Wind power provides half of Scotland’s energy

Wind power provides half of Scotland’s energy image

A recent study by the World Wildlife Fund (WWF) has found that wind power supplied almost half of Scotland’s total energy demand for the month of January.

After analysis of data provided by WeatherEnergy, the WWF established that wind turbines alone provided 1,125,544MW hours. To put that in perspective Scotland’s total energy consumption for the same month was 2,354,117MW hours. This clean, environmentally friendly energy was enough to supply over 100% of domestic demand and roughly 48% of Scotland’s total energy needs. Boasting one of Europe’s largest onshore wind power operations, Whitelee Windfarm, this figure is hardly surprising. Pictured below, Whitelee wind farm produces 539 megawatts from 215 turbines sprawling over 34 square miles of terrain. This makes up the largest individual part of Scotland’s current 7.5 GW worth of installed renewable electricity generation capacity and with 9.2 GW of further capacity either under construction or consented the government looks set to meet its next target.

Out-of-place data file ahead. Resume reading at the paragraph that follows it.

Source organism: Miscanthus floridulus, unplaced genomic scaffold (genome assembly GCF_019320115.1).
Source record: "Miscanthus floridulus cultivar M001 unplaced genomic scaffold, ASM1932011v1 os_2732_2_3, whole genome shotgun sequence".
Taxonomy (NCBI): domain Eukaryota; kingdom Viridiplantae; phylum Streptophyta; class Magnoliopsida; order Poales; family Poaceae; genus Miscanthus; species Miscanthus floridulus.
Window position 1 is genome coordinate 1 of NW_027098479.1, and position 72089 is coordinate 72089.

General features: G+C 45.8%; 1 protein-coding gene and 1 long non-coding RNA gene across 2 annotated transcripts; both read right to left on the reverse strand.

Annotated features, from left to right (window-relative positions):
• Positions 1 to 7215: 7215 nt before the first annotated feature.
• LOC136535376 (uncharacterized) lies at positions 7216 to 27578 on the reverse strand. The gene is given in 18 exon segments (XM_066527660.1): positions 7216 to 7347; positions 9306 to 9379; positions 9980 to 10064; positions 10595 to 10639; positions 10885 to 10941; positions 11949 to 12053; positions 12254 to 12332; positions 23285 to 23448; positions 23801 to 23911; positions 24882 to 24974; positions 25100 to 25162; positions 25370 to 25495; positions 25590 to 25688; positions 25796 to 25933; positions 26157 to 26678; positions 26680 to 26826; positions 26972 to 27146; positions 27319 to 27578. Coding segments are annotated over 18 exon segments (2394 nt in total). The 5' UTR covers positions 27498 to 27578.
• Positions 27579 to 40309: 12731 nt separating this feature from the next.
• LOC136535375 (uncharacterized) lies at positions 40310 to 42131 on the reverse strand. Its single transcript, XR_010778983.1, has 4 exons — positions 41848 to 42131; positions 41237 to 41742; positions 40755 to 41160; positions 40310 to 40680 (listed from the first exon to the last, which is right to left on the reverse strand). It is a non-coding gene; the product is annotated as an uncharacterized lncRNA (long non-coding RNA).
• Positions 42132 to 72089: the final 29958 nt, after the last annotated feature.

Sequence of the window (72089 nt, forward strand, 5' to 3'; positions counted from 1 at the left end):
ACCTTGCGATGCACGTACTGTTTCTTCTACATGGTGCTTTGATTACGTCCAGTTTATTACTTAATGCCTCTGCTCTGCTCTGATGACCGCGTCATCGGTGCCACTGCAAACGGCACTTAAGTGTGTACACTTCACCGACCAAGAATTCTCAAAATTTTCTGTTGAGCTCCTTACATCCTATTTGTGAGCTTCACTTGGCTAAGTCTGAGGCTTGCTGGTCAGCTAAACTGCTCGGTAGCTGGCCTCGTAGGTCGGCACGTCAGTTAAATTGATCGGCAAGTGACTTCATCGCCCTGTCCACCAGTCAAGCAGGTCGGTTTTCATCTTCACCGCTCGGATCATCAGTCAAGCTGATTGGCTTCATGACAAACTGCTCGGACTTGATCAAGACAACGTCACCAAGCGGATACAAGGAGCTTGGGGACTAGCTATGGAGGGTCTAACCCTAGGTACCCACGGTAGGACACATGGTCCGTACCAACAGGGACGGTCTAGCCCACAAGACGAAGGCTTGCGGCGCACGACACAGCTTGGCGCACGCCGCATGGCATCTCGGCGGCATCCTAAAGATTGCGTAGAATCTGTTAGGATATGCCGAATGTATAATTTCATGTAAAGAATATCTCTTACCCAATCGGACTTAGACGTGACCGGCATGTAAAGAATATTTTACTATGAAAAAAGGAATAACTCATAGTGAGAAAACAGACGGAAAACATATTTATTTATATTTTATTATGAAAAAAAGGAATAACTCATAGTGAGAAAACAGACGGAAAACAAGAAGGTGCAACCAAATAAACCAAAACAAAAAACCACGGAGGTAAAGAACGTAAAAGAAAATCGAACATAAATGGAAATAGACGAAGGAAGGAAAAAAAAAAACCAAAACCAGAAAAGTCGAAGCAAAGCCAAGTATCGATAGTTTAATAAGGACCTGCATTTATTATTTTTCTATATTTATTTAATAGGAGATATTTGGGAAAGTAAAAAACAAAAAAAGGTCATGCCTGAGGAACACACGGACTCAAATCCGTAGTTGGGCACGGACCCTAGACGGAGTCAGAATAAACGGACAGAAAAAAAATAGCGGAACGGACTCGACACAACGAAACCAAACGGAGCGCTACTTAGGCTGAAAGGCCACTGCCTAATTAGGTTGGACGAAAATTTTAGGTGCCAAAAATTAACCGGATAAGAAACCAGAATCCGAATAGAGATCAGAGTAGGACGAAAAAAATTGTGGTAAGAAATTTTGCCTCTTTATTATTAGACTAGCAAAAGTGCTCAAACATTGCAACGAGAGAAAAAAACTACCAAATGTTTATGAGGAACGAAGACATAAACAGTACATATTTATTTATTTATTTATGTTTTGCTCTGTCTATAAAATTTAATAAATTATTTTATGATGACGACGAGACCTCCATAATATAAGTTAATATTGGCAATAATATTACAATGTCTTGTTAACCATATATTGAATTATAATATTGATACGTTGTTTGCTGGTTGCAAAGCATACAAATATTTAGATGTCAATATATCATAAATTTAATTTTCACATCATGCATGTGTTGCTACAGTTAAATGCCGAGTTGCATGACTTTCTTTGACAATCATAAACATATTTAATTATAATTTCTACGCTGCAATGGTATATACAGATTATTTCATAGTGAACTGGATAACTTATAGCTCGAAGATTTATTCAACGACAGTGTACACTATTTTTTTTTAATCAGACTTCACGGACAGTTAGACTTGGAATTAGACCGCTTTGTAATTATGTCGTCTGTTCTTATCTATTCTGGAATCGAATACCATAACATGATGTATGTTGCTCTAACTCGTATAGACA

Karen Robinson of WeatherEnergy:
“2016 has begun very much like 2015 ended, with wind power helping to supply large amounts of electricity to Scotland’s homes and businesses. All this renewable output is helping to avoid carbon emissions, something more important than ever as we begin to see the damaging impacts of climate change.”

The Scottish government had a target of generating 50% of Scotland’s electricity from renewable energy by 2015 which has been met and these planned expansions would suggest that they are serious about meeting the next big target; having Scotland become 100% powered by renewable electricity by 2020.


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